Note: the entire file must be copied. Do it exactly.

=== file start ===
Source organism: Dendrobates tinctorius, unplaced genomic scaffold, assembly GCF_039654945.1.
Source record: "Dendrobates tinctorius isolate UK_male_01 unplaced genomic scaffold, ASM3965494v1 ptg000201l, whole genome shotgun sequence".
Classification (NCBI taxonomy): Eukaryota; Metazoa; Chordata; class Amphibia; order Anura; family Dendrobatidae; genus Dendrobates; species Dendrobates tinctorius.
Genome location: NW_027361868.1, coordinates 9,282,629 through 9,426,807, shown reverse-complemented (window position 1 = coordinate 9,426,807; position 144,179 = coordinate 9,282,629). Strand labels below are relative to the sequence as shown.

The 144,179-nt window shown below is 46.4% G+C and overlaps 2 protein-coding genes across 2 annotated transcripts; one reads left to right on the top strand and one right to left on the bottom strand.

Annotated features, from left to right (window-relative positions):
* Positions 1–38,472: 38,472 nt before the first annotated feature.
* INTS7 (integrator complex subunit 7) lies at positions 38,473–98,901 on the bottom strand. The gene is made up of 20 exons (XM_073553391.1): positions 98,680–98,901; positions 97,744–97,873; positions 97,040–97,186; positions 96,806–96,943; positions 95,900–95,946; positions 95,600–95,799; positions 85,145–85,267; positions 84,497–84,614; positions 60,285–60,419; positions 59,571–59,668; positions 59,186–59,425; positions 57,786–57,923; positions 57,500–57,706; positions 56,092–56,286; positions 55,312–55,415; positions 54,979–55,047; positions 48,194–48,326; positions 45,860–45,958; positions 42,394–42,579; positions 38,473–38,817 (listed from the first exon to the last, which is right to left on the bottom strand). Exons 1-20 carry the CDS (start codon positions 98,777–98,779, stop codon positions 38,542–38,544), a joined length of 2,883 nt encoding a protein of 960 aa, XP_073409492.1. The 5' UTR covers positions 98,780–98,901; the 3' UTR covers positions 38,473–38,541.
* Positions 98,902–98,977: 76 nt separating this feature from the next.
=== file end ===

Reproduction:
Source organism: Dendrobates tinctorius, unplaced genomic scaffold, assembly GCF_039654945.1.
Source record: "Dendrobates tinctorius isolate UK_male_01 unplaced genomic scaffold, ASM3965494v1 ptg000201l, whole genome shotgun sequence".
Classification (NCBI taxonomy): Eukaryota; Metazoa; Chordata; class Amphibia; order Anura; family Dendrobatidae; genus Dendrobates; species Dendrobates tinctorius.
Genome location: NW_027361868.1, coordinates 9,282,629 through 9,426,807, shown reverse-complemented (window position 1 = coordinate 9,426,807; position 144,179 = coordinate 9,282,629). Strand labels below are relative to the sequence as shown.

The 144,179-nt window shown below is 46.4% G+C and overlaps 2 protein-coding genes across 2 annotated transcripts; one reads left to right on the top strand and one right to left on the bottom strand.

Annotated features, from left to right (window-relative positions):
* Positions 1–38,472: 38,472 nt before the first annotated feature.
* INTS7 (integrator complex subunit 7) lies at positions 38,473–98,901 on the bottom strand. The gene is made up of 20 exons (XM_073553391.1): positions 98,680–98,901; positions 97,744–97,873; positions 97,040–97,186; positions 96,806–96,943; positions 95,900–95,946; positions 95,600–95,799; positions 85,145–85,267; positions 84,497–84,614; positions 60,285–60,419; positions 59,571–59,668; positions 59,186–59,425; positions 57,786–57,923; positions 57,500–57,706; positions 56,092–56,286; positions 55,312–55,415; positions 54,979–55,047; positions 48,194–48,326; positions 45,860–45,958; positions 42,394–42,579; positions 38,473–38,817 (listed from the first exon to the last, which is right to left on the bottom strand). Exons 1-20 carry the CDS (start codon positions 98,777–98,779, stop codon positions 38,542–38,544), a joined length of 2,883 nt encoding a protein of 960 aa, XP_073409492.1. The 5' UTR covers positions 98,780–98,901; the 3' UTR covers positions 38,473–38,541.
* Positions 98,902–98,977: 76 nt separating this feature from the next.